Who Gets to Vote? Teaching About the Struggle for Voting Rights in the United States

Thousands marched in midtown Manhattan on December 10, 2011, to defend voting rights. By Michael Fleshman.

By Ursula Wolfe-Rocca

2020 is both an election year and the 150th anniversary of the passage of the 15th Amendment, making it an important time to invite our students to consider the history of voting rights in the United States. The struggle for the ballot is emblematic of the struggle to make real the democratic promises of this country’s founding narrative. Just as the United States has never been a true “government by the people, for the people,” the right to vote has always been incomplete, contested, and compromised by the racism, sexism, classism, and xenophobia of policymakers and the interests they act to protect.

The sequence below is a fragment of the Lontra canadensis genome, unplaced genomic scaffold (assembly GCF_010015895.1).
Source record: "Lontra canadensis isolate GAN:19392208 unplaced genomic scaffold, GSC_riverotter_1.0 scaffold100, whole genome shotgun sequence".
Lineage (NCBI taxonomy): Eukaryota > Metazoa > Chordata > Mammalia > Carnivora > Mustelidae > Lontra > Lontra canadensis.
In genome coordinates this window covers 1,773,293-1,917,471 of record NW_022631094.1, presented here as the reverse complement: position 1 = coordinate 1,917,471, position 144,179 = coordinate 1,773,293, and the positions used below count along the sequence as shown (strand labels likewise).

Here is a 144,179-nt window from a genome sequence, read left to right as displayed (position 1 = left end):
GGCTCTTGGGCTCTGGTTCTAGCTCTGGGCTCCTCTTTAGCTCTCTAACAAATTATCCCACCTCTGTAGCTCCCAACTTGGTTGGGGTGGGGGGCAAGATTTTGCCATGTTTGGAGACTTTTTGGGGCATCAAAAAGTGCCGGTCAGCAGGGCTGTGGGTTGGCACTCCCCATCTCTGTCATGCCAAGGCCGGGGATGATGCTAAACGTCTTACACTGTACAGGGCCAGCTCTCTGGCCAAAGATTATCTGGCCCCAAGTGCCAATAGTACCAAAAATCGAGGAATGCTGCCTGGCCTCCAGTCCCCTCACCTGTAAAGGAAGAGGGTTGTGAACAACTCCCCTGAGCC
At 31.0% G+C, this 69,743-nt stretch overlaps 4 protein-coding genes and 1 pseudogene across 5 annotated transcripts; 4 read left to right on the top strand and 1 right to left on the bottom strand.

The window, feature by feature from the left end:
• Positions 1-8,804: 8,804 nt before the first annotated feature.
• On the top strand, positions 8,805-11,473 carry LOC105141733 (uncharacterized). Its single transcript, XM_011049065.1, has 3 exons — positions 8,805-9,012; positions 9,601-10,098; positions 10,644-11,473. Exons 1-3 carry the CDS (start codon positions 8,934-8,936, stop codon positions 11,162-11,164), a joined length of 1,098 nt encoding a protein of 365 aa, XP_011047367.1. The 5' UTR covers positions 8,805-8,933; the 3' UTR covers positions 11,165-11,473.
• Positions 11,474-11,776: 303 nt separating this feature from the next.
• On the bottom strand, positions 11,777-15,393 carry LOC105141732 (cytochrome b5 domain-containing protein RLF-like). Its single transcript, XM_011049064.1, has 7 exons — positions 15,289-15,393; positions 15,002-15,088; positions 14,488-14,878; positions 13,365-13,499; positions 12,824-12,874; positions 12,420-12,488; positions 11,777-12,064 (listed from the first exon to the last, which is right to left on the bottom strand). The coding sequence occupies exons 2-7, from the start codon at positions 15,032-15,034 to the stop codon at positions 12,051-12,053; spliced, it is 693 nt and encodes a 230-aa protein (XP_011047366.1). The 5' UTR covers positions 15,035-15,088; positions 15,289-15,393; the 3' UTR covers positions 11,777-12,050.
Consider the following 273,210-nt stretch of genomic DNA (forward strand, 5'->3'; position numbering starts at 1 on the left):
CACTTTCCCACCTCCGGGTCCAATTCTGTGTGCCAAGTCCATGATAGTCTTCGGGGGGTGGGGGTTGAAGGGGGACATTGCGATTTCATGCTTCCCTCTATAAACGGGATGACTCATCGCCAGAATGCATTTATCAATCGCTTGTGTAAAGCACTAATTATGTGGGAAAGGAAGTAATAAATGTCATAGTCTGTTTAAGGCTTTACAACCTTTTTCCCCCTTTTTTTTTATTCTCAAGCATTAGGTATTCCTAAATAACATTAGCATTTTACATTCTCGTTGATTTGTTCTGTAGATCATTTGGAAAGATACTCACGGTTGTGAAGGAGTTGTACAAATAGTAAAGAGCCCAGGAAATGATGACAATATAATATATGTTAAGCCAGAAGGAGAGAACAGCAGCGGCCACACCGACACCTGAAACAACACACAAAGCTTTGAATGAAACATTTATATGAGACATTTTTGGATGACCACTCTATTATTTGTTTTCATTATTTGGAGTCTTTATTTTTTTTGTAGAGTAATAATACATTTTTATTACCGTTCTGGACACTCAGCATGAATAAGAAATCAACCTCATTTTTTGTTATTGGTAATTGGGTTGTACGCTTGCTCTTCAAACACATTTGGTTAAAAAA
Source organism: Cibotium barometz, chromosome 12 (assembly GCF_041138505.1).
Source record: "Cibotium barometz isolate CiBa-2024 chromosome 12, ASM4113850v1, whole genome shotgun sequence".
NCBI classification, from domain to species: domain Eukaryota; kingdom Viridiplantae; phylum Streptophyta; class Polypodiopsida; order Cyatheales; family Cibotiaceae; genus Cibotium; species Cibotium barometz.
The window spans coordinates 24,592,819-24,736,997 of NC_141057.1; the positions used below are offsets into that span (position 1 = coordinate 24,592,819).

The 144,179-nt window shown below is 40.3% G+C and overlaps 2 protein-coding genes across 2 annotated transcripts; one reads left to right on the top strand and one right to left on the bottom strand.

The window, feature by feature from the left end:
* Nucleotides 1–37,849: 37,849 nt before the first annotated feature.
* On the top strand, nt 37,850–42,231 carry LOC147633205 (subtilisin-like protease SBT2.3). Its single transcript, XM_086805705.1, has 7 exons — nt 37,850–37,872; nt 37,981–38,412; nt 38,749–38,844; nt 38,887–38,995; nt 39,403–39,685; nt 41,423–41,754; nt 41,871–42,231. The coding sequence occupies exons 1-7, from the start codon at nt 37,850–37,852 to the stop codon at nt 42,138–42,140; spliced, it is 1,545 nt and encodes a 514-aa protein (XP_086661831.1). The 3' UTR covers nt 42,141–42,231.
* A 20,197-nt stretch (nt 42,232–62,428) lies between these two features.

In a moment of renewed and insidious voter suppression, examining the history of voting rights also presents an opportunity to challenge the deeply entrenched fable of the steady forward progress of U.S. history. Voting rights have expanded in the last 400 years, but they have also been taken away, requiring activists to rise up, again and again, to restore the achievements of prior generations. The fight for the ballot is ongoing.

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Posted Friday, March 13, 2020 |

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